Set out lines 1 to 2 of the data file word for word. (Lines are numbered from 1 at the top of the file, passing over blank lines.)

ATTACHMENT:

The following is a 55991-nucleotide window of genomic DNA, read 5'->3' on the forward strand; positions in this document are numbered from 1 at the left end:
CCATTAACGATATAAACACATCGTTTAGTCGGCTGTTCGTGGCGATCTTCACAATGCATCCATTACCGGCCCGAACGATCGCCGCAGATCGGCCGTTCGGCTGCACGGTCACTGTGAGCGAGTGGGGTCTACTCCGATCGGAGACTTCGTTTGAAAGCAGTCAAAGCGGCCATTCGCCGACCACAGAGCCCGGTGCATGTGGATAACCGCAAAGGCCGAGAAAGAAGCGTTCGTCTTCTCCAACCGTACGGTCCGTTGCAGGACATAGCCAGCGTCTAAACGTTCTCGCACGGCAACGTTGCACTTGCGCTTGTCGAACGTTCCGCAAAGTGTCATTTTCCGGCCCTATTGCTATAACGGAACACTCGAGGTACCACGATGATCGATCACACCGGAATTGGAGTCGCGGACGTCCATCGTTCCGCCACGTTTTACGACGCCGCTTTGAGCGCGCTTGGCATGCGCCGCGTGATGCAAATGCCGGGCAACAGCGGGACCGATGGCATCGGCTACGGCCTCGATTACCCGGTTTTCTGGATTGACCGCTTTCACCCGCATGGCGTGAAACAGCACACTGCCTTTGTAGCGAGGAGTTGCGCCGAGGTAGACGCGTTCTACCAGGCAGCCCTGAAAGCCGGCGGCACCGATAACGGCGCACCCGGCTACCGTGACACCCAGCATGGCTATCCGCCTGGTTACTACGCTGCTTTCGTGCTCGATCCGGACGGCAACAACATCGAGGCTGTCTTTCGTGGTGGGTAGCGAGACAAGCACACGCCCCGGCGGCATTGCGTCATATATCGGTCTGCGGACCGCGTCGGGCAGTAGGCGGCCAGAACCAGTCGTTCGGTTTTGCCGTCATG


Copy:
The following is a 55991-nucleotide window of genomic DNA, read 5'->3' on the forward strand; positions in this document are numbered from 1 at the left end:
CCATTAACGATATAAACACATCGTTTAGTCGGCTGTTCGTGGCGATCTTCACAATGCATCCATTACCGGCCCGAACGATCGCCGCAGATCGGCCGTTCGGCTGCACGGTCACTGTGAGCGAGTGGGGTCTACTCCGATCGGAGACTTCGTTTGAAAGCAGTCAAAGCGGCCATTCGCCGACCACAGAGCCCGGTGCATGTGGATAACCGCAAAGGCCGAGAAAGAAGCGTTCGTCTTCTCCAACCGTACGGTCCGTTGCAGGACATAGCCAGCGTCTAAACGTTCTCGCACGGCAACGTTGCACTTGCGCTTGTCGAACGTTCCGCAAAGTGTCATTTTCCGGCCCTATTGCTATAACGGAACACTCGAGGTACCACGATGATCGATCACACCGGAATTGGAGTCGCGGACGTCCATCGTTCCGCCACGTTTTACGACGCCGCTTTGAGCGCGCTTGGCATGCGCCGCGTGATGCAAATGCCGGGCAACAGCGGGACCGATGGCATCGGCTACGGCCTCGATTACCCGGTTTTCTGGATTGACCGCTTTCACCCGCATGGCGTGAAACAGCACACTGCCTTTGTAGCGAGGAGTTGCGCCGAGGTAGACGCGTTCTACCAGGCAGCCCTGAAAGCCGGCGGCACCGATAACGGCGCACCCGGCTACCGTGACACCCAGCATGGCTATCCGCCTGGTTACTACGCTGCTTTCGTGCTCGATCCGGACGGCAACAACATCGAGGCTGTCTTTCGTGGTGGGTAGCGAGACAAGCACACGCCCCGGCGGCATTGCGTCATATATCGGTCTGCGGACCGCGTCGGGCAGTAGGCGGCCAGAACCAGTCGTTCGGTTTTGCCGTCATG